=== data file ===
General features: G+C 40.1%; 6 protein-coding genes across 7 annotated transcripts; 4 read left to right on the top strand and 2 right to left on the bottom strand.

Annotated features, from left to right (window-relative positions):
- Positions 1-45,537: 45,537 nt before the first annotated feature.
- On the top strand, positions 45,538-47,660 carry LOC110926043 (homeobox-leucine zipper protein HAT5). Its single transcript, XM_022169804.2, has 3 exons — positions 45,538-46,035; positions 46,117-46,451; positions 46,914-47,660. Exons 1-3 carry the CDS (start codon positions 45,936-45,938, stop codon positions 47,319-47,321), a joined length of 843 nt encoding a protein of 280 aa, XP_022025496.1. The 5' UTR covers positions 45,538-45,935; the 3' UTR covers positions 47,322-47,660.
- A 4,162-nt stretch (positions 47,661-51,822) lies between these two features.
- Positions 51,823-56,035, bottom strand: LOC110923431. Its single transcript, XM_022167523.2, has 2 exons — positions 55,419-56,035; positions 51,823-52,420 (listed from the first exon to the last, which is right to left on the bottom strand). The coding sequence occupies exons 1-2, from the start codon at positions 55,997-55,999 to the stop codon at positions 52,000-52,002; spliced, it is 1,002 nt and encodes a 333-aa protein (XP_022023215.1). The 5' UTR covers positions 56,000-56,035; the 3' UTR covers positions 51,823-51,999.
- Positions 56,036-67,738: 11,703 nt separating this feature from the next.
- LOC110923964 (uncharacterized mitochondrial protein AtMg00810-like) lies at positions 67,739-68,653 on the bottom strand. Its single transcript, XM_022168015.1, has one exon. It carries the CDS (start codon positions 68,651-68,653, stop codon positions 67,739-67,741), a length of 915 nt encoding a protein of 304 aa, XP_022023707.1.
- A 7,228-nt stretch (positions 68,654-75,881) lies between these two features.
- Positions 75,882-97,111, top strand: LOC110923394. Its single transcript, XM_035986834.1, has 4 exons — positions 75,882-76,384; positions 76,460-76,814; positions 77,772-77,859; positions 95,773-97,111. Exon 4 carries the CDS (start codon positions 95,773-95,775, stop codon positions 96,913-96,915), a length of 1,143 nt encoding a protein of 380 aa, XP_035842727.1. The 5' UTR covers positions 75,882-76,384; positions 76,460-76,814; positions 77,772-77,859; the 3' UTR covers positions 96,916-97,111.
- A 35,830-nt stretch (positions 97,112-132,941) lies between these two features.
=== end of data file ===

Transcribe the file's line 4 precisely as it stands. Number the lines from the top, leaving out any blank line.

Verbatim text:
- On the top strand, positions 45,538-47,660 carry LOC110926043 (homeobox-leucine zipper protein HAT5). Its single transcript, XM_022169804.2, has 3 exons — positions 45,538-46,035; positions 46,117-46,451; positions 46,914-47,660. Exons 1-3 carry the CDS (start codon positions 45,936-45,938, stop codon positions 47,319-47,321), a joined length of 843 nt encoding a protein of 280 aa, XP_022025496.1. The 5' UTR covers positions 45,538-45,935; the 3' UTR covers positions 47,322-47,660.